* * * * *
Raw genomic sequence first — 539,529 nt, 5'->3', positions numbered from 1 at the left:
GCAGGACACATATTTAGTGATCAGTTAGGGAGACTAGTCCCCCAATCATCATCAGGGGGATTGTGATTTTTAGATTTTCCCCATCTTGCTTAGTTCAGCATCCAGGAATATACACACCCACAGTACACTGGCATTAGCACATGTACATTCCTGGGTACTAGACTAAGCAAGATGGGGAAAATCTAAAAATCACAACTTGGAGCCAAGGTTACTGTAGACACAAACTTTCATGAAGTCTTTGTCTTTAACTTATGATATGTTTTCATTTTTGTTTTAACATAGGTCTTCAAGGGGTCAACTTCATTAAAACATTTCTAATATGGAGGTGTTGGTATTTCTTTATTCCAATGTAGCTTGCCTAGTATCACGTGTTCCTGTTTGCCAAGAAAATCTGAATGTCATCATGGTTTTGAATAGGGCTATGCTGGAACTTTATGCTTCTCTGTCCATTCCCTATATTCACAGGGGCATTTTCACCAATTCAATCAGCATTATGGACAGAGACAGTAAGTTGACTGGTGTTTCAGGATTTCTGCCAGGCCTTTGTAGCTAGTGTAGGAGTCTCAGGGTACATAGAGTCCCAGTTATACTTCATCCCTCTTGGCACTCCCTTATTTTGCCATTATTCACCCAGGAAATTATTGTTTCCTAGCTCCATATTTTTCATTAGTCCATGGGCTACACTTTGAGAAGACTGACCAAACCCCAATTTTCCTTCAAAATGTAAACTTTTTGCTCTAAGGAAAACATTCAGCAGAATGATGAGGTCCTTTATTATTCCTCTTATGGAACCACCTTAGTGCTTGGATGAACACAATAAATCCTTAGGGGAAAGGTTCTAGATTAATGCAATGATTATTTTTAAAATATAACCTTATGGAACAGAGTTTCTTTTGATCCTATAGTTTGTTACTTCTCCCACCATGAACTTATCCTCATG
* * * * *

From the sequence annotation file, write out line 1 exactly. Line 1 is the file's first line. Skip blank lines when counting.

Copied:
Raw genomic sequence first — 539,529 nt, 5'->3', positions numbered from 1 at the left: